From the silent trees, it burst. If Rhett hadn’t been looking in just the right spot, he would’ve missed the deer. It leaped forward, gaining speed, gaining momentum, tearing toward the road like a sunstreak. The deer hung, suspended in the brisk air, for two seconds too long.
Then, it was under the truck.
“Mark and Sally,” Rhett tells the men. “My kids, Mark and Sally, are the best goddamn kids to walk the planet. Mark just turned twelve, the other day. We got him this huge cake, Madeline and I. Mark’s big into those superheroes. They got this movie franchise, I’m sure you’ve heard of them. Anyway, we bought Mark this giant cake. Cake’s nearly bigger than the kid, I swear!” Rhett laughs, watching the men for any flickers of disbelief. He continues, “His baby sister smeared blue frosting all down the windows. Took us two weeks before we could see outta those windows again.”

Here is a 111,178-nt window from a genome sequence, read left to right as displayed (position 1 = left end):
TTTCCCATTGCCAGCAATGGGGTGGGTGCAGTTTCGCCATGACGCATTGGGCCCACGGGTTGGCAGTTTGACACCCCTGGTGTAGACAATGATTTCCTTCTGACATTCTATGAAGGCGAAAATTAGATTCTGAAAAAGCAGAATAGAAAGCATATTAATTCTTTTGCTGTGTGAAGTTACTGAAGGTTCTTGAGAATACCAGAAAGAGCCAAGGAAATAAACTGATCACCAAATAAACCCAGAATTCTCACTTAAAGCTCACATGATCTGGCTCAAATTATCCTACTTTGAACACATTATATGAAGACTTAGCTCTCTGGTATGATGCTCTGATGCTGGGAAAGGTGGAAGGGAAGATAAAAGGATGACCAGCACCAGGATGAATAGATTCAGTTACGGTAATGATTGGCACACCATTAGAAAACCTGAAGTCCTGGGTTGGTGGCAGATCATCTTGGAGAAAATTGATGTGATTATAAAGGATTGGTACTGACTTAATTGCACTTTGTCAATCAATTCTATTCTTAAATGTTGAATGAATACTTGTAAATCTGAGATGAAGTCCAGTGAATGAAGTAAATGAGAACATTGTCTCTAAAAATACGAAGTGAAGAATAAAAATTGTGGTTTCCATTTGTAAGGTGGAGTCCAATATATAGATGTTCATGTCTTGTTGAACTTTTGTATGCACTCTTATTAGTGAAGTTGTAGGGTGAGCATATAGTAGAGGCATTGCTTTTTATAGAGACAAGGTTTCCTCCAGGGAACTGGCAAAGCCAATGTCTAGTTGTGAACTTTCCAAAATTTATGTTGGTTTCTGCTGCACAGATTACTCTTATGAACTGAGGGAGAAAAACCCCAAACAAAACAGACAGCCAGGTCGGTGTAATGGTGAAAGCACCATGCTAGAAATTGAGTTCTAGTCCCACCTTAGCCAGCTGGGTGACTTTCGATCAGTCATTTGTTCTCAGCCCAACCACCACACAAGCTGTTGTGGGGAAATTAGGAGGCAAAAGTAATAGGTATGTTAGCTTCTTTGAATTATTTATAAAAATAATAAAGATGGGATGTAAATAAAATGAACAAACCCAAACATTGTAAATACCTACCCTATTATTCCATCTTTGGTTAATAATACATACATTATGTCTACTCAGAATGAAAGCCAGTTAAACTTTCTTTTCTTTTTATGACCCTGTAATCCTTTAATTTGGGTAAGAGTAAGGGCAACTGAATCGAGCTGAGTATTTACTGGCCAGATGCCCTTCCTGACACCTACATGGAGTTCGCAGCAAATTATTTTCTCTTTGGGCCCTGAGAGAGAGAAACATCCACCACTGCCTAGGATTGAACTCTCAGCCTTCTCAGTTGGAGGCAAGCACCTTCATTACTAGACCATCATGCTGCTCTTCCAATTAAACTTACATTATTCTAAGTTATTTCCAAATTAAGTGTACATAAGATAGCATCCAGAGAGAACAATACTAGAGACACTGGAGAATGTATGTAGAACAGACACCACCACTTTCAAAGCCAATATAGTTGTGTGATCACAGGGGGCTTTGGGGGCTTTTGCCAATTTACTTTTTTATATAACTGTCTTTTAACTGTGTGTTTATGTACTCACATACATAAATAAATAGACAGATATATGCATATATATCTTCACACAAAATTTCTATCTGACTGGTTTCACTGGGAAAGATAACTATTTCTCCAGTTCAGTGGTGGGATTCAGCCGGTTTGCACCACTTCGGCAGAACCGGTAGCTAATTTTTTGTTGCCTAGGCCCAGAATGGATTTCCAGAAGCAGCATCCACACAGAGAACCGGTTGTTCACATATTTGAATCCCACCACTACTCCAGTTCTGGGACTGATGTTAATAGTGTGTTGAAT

No one has called him out, no one has demanded proof beyond the memories, the words that tumble from his mouth, each subsequent one bigger and brighter. “My girl, Sally, she can be a bit destructive, but so are all four year olds. She’s just curious, really. Wants to touch everything. Eat everything, I swear. Madeline and I, we gotta stop her from putting everything in her mouth. One day, no shit, I found her chewing on a knife. A butter knife, thank god, but that kid, I swear.” Rhett finishes it off with a laugh, a shot, and he’s back on the road. Mark and Sally are just shadows of a memory.